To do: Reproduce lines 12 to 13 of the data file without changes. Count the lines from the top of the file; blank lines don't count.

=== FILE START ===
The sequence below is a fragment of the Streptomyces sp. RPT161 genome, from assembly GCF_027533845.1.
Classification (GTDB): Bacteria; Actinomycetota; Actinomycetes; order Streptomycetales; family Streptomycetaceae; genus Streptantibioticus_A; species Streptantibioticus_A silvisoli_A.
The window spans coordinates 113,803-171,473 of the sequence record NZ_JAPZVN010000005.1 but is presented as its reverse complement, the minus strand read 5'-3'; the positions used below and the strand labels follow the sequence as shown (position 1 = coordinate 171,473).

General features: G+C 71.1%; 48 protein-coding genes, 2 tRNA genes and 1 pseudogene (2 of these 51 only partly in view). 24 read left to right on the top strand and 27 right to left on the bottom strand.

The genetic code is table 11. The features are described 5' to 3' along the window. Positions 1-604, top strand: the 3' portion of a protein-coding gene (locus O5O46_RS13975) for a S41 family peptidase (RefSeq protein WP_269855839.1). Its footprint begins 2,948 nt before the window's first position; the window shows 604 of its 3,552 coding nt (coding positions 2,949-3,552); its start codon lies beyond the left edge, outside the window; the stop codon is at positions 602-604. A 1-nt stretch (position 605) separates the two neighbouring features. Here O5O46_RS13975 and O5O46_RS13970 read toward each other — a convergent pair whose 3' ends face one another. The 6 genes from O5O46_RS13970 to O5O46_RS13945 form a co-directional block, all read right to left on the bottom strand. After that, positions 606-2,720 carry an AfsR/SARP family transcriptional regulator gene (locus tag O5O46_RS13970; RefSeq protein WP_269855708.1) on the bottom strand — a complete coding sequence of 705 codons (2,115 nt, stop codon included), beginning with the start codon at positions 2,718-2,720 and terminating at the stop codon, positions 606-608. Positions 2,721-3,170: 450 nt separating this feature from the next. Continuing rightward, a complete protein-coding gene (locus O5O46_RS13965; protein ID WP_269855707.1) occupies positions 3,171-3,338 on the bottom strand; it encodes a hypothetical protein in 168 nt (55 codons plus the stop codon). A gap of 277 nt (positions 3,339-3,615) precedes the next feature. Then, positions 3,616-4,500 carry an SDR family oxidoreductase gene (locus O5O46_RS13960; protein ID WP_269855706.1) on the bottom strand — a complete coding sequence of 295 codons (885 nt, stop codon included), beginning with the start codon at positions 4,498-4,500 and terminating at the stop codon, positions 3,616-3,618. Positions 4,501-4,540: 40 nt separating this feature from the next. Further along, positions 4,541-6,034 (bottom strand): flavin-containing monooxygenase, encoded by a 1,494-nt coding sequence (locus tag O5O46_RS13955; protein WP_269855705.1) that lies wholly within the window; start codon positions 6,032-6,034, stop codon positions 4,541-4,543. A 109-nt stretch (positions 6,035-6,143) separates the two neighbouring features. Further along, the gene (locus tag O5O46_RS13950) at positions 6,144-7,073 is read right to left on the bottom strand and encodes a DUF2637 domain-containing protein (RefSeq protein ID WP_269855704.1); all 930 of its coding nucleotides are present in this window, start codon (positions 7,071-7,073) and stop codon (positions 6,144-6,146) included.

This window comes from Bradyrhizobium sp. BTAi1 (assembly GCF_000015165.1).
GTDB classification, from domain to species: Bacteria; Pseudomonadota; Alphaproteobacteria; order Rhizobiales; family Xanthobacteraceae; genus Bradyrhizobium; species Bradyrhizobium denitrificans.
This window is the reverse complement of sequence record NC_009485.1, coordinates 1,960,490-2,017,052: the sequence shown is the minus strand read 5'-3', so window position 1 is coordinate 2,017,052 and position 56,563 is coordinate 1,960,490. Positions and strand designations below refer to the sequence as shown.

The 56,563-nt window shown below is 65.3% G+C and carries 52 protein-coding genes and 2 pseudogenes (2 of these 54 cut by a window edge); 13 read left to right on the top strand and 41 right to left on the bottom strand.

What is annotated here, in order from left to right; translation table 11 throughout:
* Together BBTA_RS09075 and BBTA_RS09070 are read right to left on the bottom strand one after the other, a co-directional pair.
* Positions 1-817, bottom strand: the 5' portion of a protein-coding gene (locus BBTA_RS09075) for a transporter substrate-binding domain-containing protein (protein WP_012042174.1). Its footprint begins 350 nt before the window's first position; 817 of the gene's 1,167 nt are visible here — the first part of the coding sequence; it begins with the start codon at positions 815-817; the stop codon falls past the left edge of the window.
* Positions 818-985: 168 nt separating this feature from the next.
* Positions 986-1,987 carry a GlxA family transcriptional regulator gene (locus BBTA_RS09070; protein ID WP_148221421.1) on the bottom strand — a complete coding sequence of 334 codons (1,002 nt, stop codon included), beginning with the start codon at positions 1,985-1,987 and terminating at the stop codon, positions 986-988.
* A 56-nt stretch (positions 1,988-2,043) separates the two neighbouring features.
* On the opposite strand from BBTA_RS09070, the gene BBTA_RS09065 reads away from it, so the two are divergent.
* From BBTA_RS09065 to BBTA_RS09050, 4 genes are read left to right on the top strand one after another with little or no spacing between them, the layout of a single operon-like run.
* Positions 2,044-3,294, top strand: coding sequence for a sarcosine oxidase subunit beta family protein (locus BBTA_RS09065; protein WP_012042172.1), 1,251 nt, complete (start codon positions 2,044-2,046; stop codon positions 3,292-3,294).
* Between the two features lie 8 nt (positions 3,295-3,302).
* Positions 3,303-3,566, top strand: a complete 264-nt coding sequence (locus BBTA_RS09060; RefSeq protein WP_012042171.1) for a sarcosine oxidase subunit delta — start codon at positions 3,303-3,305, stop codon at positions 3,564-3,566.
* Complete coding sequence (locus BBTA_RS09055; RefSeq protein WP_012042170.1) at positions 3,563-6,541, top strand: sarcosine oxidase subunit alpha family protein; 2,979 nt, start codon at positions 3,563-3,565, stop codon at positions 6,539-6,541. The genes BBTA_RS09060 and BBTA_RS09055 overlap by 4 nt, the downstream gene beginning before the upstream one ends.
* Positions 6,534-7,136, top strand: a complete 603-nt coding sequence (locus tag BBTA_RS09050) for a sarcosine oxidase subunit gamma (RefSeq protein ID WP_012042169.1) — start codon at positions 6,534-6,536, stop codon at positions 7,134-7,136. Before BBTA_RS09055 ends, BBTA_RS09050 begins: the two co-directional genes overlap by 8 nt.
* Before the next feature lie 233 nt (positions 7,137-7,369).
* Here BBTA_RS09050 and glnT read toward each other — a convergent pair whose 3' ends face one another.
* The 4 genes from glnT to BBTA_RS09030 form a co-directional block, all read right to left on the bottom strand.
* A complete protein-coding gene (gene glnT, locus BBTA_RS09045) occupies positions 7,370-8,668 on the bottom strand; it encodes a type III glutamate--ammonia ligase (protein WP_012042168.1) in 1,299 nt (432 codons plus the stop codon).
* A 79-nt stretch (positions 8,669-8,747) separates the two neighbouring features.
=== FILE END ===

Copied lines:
* Positions 1-817, bottom strand: the 5' portion of a protein-coding gene (locus BBTA_RS09075) for a transporter substrate-binding domain-containing protein (protein WP_012042174.1). Its footprint begins 350 nt before the window's first position; 817 of the gene's 1,167 nt are visible here — the first part of the coding sequence; it begins with the start codon at positions 815-817; the stop codon falls past the left edge of the window.
* Positions 818-985: 168 nt separating this feature from the next.